Material and methods
A physical head model (Brainlab, Munich, Germany) made from CT-compatible plastic material was used in the study. A digital gyroscope (3DM; MicroStrain, Williston, Vt) assembled with a facebow and reference markers (Medical Modeling, Golden, Colo) was fixed to the physical model by 2 titanium screws at each side to ensure a solid alignment between the gyroscope and the model throughout the study. A CT scan was acquired with a cone-beam CT scanner (VG; NewTom, Verona, Italy). The scanning matrix was 400 × 400 with a depth of gray level of 16 bits. The layer thickness was 0.075 mm with a field of view of 15 cm. The position of the model was recorded by the gyroscope simultaneously with the CT scanning. Data in DICOM format were transferred into Proplan CMF virtual design software (Materialise, Oberdorf, Switzerland). A virtual image of the model and the gyroscope assembly was obtained by surface rendering reconstruction of the DICOM data. The original coordinate system of the CT scan was quoted by the software, which was recorded by the gyroscope.
NHP was recorded by capturing a 3D image of the physical model with horizontal lines projected onto it by the laser level. The procedure was as follows.
First, a laser level (SaiWei, Shanghai, People’s Republic of China) was used to project a horizontal line onto the physical model. As stated in the manufacturer’s handbook, the wavelength of the laser beam was 635 to 670 nm, and the horizontal accuracy was 0.2 mm when the distance was 1 m. The distance between the physical model and the laser level in our test was 1.5 m. The laser level was set up in front of the model to enable the horizontal line to be projected across the entire face ( Fig 1 ).
Second, a 3D image was obtained using a multicamera system (3dMD, Atlanta, Ga). This stereophotography unit uses 4 cameras, 2 of which are positioned on each side of the subject. It achieves a 180° face capture (ear to ear), with a capture speed of 1.5 ms and a resolution of 400 dpi. The reported accuracy in the manufacturer’s handbook is 1.5% of the total observed variance. The center flashlight of the multicamera system was turned off so that the laser beam reference line appeared more clearly on the obtained images. The instruments and imaging environment are shown in Figure 2 .
Because the 3D image captured the model from ear to ear, the horizontal reference line could be used to record both the pitch and roll orientations simultaneously. The frontal view was used to record the roll and the lateral view to record the pitch ( Fig 3 ).
NHP was reproduced in the virtual model by altering the virtual head position until the both vertical and sagittal vectors coincided with the horizontal reference line. The procedure was as follows.
The 3D camera image was saved in .wrl format and imported into the surgical design software.
The 3D image and the CT scan were superimposed through a surface registration procedure, with the CT scan set as the fixed object and the 3D image as the floating object.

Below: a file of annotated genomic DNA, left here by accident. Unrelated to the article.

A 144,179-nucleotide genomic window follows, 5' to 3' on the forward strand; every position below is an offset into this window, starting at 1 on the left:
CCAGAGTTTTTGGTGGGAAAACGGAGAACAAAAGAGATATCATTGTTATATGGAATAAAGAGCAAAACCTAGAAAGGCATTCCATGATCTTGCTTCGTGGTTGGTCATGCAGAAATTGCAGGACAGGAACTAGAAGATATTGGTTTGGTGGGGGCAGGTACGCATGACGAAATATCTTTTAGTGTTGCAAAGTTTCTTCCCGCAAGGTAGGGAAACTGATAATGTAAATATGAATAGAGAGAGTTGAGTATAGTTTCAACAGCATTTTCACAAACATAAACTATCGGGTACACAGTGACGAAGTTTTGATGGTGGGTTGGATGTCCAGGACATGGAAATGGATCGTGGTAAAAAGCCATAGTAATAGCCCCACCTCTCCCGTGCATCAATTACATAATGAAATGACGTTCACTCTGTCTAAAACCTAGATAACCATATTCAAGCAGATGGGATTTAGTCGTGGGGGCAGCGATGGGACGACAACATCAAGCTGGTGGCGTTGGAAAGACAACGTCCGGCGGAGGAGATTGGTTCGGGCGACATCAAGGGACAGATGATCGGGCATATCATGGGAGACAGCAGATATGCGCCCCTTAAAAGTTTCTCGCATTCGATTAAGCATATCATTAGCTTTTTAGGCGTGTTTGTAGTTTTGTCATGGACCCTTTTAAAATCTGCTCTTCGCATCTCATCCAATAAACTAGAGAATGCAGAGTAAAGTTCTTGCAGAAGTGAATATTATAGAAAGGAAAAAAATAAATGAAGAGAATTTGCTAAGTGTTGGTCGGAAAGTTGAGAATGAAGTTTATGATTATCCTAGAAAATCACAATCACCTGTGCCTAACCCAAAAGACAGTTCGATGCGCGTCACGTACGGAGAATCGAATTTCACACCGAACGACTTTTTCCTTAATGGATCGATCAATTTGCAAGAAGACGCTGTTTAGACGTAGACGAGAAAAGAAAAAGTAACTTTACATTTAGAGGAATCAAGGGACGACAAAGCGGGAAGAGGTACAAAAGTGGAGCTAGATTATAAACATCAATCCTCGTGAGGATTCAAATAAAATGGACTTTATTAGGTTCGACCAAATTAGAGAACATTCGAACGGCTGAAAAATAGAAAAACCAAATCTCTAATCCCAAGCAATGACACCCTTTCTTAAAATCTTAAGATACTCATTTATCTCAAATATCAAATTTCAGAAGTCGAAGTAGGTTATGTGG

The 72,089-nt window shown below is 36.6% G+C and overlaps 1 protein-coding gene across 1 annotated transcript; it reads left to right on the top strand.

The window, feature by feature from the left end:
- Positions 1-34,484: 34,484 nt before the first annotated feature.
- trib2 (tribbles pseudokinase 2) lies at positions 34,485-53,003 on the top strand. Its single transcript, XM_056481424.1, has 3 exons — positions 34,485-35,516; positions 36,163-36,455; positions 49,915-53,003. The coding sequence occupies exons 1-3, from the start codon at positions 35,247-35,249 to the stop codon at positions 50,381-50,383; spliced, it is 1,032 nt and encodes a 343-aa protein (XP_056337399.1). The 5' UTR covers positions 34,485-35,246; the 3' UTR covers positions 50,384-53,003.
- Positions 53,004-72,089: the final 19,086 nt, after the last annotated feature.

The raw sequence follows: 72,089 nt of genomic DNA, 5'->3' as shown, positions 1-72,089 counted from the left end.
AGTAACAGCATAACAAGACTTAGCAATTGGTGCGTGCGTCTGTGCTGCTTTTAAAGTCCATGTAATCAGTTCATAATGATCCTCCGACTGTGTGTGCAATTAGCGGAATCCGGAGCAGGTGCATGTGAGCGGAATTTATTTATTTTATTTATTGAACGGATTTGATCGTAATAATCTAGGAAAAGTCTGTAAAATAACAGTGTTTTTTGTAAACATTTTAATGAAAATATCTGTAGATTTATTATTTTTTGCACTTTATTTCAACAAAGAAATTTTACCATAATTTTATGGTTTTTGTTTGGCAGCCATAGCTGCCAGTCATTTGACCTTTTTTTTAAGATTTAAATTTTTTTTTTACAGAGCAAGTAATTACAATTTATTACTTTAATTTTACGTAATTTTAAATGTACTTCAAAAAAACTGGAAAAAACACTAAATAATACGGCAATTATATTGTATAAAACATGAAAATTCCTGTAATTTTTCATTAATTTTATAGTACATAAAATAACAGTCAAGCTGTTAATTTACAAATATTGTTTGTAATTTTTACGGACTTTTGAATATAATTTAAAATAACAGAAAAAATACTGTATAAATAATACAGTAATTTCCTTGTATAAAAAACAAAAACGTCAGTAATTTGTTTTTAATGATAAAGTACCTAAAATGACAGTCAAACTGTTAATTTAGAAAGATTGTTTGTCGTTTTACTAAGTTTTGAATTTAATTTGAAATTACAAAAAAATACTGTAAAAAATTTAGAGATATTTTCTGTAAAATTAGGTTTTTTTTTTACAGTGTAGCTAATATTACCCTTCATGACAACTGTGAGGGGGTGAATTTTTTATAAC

The virtual head position was moved manually according to the horizontal laser beam line on the 3D image. In the virtual environment, the x-axis represents the horizontal vector, the y-axis represents the vertical vector, and the z-axis represents the sagittal vector. In this sense, pitch, yaw, and roll refer to the angles around these 3 axes, respectively. Thus, the x-axis coordinate was parallel to the line on the frontal view; simultaneously, the z-axis coordinate was parallel to the line on the lateral view ( Fig 3 ).
The coordinate axis was double-checked from both views. The changes in the pitch and roll angles during the movement were recorded.
We used a gold standard for NHP recording and reproduction. The orientation of each head position was recorded by the digital gyroscope, by recording the pitch and roll angles simultaneously. The pitch and roll alterations between 1 test head position and the head posture during the CT scan were calculated. These alterations were the angles that needed to be applied when reproducing a recorded head position on the virtual model and were considered the gold standard.
This study was designed to answer 2 questions: (1) whether the results obtained with the new method depend on operator experience, and (2) whether the new method is as accurate as the gyroscopic method. Two tests were therefore used: the first to assess the repeatability of the new method among different operators, and the second to assess its accuracy.
For the repeatability tests, a minimum sample of 33 participants would yield an expected intraclass correlation coefficient (ICC) of 0.9 and a lowest acceptable ICC of 0.8 for 3 repetitions per participant. For the accuracy tests, the total sample size of 35 was determined before the study based on an expected difference of 2 between measurements and the gold standard. This sample size would yield an alpha of 0.05 and a power of 0.80.
During the recording procedure, the physical model was randomly oriented 35 times so that 35 pairs of data were obtained, comprising both the corresponding angles recorded by the multicamera system and the laser level, and the angles recorded by the gyroscope. During the reproduction procedure, 3 experienced orthognathic surgeons (X.-j.L., Z.-l.L., and another) independently registered the virtual head. The resultant pitch and roll angles were recorded. The experimental design is shown in Figure 4 .